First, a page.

by Mowahid H. Shah
A pattern is slowly emerging to collar and corral the American Muslim
community. It is manifesting through articles, TV commentaries, policies,
laws, and grassroots attitudes. For example, the parents of John Walker, the
American Taliban, have come under scathing attack for being overly indulgent
with their son by letting him convert to Islam. But wasn't that supposed to
be his choice? By that yardstick, why are American parents not similarly
attacked for teenage promiscuity, pregnancies, drug abuse, drunken driving
accidents, and other egregious behavior of their progeny?
Muslim charities are under siege for allegedly being fronts for terrorism.
The net impact would be a chilling effect on potential donors. Muslim
organizations and individuals who have been critical of Israeli policies have
come under the shadow of the FBI merely for exercising their First Amendment
rights of free expression enshrined in the Constitution. Demographers are
taking pains to come up with figures showing the Muslim population to be 1-2
million when, in fact, the authoritative World Almanac listed 6 million as
the number of American Muslims as far back as 1990. Professional anti-Muslims
are stitching together disparate utterances of obscure Muslims to present and
paint a false threat perception of American Muslim hostility toward the
A case in point is the article, "The Danger Within: Militant Islam in America"
authored by Dan Pipes in the November issue of Commentary magazine. In the
January 2002 issue of the Atlantic Monthly, Princeton professor Bernard
Lewis, in a cover story, weighs in with his interpretation of what is wrong
with Muslim civilization.
Encashing in the appeasement game and falling into a divisive trap of 'good'
versus 'bad' Muslims, some Muslims are presenting themselves as 'moderates'
to be cultivated. Some are fobbed off through crumbs like occasional
visitation rights in the corridors of officialdom, leaving in their wake
little or no policy changes on the ground.
President Bush invites Muslim children for Eid while concurrently, by his
acts, he makes "the Bush Administration so subservient to Israel's hard-line
policy . . . from the fear of withdrawal of campaign funds for American
politicians" that the United States, according to Georgie Anne Geyer in the
Washington Times of December 20, does not "act like a responsible superpower."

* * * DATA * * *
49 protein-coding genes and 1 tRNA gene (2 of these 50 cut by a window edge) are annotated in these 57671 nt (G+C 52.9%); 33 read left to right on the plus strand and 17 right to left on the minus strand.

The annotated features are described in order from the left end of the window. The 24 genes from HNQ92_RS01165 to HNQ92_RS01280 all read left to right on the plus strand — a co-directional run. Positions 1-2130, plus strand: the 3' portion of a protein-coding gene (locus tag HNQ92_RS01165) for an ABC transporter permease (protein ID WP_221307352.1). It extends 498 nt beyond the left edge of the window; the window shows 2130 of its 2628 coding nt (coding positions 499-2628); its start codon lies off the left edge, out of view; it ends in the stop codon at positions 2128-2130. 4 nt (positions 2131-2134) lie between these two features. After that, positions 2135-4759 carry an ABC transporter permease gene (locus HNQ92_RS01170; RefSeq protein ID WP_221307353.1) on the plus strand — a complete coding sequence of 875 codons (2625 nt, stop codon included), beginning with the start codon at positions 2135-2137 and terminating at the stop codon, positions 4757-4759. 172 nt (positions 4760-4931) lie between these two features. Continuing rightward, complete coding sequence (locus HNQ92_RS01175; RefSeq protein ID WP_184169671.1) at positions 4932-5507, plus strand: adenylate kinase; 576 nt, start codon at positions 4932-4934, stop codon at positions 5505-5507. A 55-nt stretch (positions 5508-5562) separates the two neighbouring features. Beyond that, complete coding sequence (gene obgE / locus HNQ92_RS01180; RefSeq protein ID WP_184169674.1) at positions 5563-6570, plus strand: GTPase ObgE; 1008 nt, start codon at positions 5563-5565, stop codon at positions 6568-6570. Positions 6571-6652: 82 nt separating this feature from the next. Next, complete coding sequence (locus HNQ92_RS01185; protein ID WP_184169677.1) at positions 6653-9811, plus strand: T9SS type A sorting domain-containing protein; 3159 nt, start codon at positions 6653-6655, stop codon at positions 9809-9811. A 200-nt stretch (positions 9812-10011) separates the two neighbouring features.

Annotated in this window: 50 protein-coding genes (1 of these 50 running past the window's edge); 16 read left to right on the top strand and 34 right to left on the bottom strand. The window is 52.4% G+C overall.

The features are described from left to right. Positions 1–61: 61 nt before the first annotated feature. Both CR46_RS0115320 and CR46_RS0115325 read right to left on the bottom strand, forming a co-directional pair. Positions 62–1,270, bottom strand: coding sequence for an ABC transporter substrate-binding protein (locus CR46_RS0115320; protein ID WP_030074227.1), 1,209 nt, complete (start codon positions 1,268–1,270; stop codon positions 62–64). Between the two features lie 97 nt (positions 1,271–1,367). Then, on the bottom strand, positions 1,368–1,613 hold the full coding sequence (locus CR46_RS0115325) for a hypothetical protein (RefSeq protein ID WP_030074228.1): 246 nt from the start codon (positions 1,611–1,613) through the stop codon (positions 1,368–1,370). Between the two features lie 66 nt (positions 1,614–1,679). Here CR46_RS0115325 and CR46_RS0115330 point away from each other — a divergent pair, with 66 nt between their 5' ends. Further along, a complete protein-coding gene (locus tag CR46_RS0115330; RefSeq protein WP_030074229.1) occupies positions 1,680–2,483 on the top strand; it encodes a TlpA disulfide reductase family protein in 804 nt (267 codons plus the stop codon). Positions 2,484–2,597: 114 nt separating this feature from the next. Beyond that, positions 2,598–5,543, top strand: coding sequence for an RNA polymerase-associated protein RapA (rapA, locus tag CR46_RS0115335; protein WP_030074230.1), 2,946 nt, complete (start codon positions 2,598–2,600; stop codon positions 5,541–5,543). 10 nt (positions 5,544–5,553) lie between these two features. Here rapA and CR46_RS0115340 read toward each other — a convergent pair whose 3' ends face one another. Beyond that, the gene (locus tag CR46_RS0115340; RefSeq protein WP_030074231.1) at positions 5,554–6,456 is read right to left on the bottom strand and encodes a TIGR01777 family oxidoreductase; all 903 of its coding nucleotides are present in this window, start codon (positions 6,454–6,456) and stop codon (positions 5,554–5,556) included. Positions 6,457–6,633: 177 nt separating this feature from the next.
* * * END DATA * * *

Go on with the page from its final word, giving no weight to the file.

Attorney General Ashcroft insists that the war is not against Muslims while
continuing to detain hundreds of innocent Muslims in violation of the Vienna
Convention on Consular Relations of 1963, which enjoins host countries to
provide foreign detainees with free access to consular officials of their
homelands. The American public is willing, however, by a whopping 89 percent,
to support civil liberty curbs, the brunt of which is borne by Muslims in
America. Respected commentators like Richard Cohen talk about the virtues of
anger. Another pundit, Jonah Goldberg, urges the use of nukes against Muslim
nations and says that they have no civilization. Defense Secretary Rumsfeld
casually uses the word 'kill' in a matter-of-fact way.
Predictably, the Muslim community is bewildered and disoriented. Yet, the
many lives affected in the aftermath of September 11 can serve as a wakeup
call and, historically, is potentially a make-or-break moment. As a
beginning, one question has to be asked over and over: "If the war is not
against Islam, how come all of the current and intended targets of the US are
Insofar as the American Muslim community is concerned, the need of the hour
may be to inculcate a spirit of licit and innovative defiance against
palpable unfairness which, if left uncontested, may relegate Muslims to a
permanent Number 2 status.
Mowahid Shah, "The New Cold War With Islam,"
Christian Science Monitor, July 30, 1990
David B. Ottaway, "U
.S. Eyes Money Trails of Saudi-Backed Charities," Washington Post,
August 19, 2004
[Since the Sept. 11, 2001, terrorist attacks, federal authorities have shut
down a few of the largest Muslim charities in the United States under
suspicion of funneling money to terrorists. Similar freezes have been placed
on assets of organizations in other parts of the world.--Robert King, "Senate committee concludes investigation of Muslim groups in
U.S., finds no wrongdoings," IndyStar.com, November 15, 2005]
Copyright © 2001 Mowahid H. Shah